Ft. Bragg, NC Soldiers Drown In Lake, Sep 1953

18 SOLDIERS ARE DROWNED IN LAKE DURING MANEUVERS.

Ft Bragg, N. C. (AP) -- The Ft. Bragg Public Information Office reported that 18 soldiers drowned Wednesday in an accident during a training program.
The PIO said two other soldiers were "not accounted for" and four others were hospitalized.
Details of the accident were lacking, but authorities said it occurred during a "routine training problem" by members of the 406th Engineers Brigade at Smith's Lake on this big Army reservation.
The men were building a pontoon bridge across a lake at the time of the accident, the PIO said.
The accident occurred about 10:15 a.m. and all the bodies had been recovered three hours later. Medical officers were rushed to the scene and gave artificial respiration in a vain effort to revive the men.
The four who were hospitalized were brought to the post hospital in helicopters.
Names of the dead will not be released until next-of-kin have been notified the PIO said.
A board was appointed to investigate the cause of the accident. Complete details of the accident were being withheld pending the board's investigation.

The Daily Chronicle Centralia Washington 1953-09-02

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PANIC BLAMED FOR DROWNINGS.

Ft. Bragg, N. C. (AP) -- The Army indicated Thursday that panic caused the drowning of 20 soldiers in a lake on the Ft. Bragg Reservation Wednesday.
In an informal report, staff officers said the accident occurred when a military craft, carrying 40 soldiers, capsized. They denied that the boat was overloaded.
The victims, members of Co. A. 891st Engineer Construction Battalion, a unit of the 406th Engineer Brigade, were engaged in river crossing training.
"The men were being given an orientation ride by an engineer pontoon boat which consists of two engineer assault boats ...." the report said. "There were 40 men on the trip ... There only equipment was a cartridge belt and canteen."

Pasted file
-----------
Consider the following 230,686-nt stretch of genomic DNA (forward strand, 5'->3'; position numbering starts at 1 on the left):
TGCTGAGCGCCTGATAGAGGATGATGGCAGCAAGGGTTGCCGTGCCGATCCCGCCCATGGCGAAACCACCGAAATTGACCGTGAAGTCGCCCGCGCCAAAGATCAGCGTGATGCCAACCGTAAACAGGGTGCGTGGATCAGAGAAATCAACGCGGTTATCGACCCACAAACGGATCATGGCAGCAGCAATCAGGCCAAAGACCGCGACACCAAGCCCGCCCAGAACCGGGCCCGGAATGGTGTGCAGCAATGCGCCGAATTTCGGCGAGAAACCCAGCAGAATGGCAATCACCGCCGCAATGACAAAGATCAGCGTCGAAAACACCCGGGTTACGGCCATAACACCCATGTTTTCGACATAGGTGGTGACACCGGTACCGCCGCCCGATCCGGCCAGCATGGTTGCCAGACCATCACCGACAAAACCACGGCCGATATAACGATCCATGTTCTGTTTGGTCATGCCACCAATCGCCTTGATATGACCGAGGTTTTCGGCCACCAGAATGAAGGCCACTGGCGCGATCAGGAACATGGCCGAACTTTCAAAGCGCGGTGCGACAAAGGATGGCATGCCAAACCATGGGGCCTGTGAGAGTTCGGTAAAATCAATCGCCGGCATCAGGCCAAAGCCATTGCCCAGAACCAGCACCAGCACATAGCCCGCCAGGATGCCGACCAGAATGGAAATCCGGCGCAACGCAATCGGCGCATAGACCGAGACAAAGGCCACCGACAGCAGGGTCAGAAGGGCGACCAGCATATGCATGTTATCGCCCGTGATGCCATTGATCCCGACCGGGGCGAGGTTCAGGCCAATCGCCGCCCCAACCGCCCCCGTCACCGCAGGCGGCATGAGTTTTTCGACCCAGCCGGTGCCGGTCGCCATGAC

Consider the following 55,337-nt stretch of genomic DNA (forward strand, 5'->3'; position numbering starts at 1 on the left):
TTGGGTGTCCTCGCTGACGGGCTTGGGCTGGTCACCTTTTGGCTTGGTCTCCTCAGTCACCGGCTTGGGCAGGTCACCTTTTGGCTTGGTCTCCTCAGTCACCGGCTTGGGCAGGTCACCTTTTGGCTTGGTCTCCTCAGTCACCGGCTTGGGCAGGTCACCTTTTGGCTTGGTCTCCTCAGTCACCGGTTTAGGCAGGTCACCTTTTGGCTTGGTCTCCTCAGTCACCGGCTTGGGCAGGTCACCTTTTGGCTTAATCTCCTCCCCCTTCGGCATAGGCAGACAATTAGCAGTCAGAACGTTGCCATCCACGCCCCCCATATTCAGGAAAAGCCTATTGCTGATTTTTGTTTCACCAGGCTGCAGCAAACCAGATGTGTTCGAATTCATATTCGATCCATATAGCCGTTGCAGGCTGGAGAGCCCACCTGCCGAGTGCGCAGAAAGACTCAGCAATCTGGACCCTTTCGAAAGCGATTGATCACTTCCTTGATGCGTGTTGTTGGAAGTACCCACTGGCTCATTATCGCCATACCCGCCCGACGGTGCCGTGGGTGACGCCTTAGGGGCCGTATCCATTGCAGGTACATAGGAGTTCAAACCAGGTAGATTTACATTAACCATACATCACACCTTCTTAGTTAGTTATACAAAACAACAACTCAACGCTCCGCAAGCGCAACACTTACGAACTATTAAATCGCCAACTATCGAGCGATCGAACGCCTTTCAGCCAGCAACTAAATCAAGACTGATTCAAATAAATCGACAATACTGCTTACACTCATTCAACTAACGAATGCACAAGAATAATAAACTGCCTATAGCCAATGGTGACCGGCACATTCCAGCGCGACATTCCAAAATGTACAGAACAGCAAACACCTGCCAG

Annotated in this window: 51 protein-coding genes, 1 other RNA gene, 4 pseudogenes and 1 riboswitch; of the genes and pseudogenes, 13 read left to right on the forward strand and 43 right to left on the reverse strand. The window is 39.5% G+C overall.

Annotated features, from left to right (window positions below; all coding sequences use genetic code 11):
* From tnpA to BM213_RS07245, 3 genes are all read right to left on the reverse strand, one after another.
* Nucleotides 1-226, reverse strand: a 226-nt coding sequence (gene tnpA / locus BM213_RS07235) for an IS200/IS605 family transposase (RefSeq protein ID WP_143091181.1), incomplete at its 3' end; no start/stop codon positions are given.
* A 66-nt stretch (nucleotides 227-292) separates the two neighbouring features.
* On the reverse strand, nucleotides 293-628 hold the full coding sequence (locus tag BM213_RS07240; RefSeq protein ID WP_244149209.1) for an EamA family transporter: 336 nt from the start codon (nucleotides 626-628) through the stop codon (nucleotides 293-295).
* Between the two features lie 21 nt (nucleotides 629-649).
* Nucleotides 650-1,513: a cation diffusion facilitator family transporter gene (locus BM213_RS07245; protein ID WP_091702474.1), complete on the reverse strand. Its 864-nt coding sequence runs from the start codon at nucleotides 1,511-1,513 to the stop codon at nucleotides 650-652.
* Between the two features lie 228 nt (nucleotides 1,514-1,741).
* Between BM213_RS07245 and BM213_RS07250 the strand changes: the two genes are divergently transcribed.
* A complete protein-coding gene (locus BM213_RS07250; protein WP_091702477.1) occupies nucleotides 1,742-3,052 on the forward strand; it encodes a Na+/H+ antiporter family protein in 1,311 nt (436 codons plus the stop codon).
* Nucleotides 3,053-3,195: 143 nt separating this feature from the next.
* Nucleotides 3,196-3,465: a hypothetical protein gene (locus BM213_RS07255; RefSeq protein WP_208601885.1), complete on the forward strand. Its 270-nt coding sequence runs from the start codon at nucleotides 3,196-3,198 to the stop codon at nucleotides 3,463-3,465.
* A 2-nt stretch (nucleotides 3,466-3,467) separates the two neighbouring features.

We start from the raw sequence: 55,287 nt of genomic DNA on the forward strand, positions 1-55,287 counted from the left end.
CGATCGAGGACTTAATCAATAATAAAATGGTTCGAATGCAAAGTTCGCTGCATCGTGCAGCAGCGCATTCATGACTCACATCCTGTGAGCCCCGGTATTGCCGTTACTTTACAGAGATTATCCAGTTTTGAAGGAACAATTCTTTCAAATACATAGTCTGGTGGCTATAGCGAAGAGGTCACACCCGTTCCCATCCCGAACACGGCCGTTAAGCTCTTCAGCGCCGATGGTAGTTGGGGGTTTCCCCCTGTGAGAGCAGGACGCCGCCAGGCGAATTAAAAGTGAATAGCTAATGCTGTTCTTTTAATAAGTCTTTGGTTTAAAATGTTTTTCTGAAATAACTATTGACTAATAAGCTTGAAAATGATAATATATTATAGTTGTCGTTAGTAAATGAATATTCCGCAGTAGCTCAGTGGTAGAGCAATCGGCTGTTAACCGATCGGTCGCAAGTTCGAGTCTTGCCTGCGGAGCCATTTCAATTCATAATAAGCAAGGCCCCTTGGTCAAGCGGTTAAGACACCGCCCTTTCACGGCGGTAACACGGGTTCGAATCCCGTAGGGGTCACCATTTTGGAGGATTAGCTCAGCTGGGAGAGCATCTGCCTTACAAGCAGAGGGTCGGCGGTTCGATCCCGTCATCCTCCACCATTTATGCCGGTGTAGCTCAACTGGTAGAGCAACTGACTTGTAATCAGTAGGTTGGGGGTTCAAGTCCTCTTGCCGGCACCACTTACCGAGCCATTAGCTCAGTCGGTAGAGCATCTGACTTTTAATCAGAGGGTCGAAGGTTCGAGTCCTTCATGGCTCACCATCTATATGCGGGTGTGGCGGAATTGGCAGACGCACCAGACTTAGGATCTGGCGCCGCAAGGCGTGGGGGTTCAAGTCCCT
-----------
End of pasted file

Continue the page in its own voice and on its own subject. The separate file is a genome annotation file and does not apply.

"They were not wearing life preservers and it's not normal for this type of training. The boat had proceeded up the lake and turned back, hitting the wave caused by its passage up the lake and (the boat) shipped water over the bow. This caused some of the men to move back, apparently in panic which caused the boat to capsize."
"Several other boats were immediately sent to the scene and succeeded in rescuing several men. The men who had been assisted to the overturned boat failed to use it for support, probably due to panic."
"All men in the boat were seated up to the time of the accident and there was no horseplay ..."
The report said Lt. VALE G. BRUNER was in charge of the training "and he was observing and enforcing all normal safety precautions ... "

The Daily Chronicle Centralia Washington 1953-09-03

Comments

Further Clarification

The craft that sank was a floating barge-like section used as support for the bridge, it had been equipped with an outboard engine, used for maneuverability during construction. The boat trip was intended as a cooling-off 'reward' ride up the lake and back, for completing the project during a hot summer day.
The vessel never completed the turning maneuver to return back to it's starting point
The second article was more correct, by stating the total correct number of fatalities. The remaining two of the 20 total victims were not recovered until the day following the tragedy.

Acidental Drownings

I was present during this tragic event, (occurring on my 20th birthday),and was one of several enlisted personnel that performed first aid,(artificial respiration),to those brought ashore.
As a correction however, it was the 981st Battalion, NOT the 891st, as this article heading has stated in error.
I attempted resuscitation on my home-town neighbor, John Reed of Saratoga Springs, NY - to no avail. After which I accompanied his body back to his home in that city.
I only wish others like myself (who eventually located this article), hadn't encountered the misleading error in the unit designation.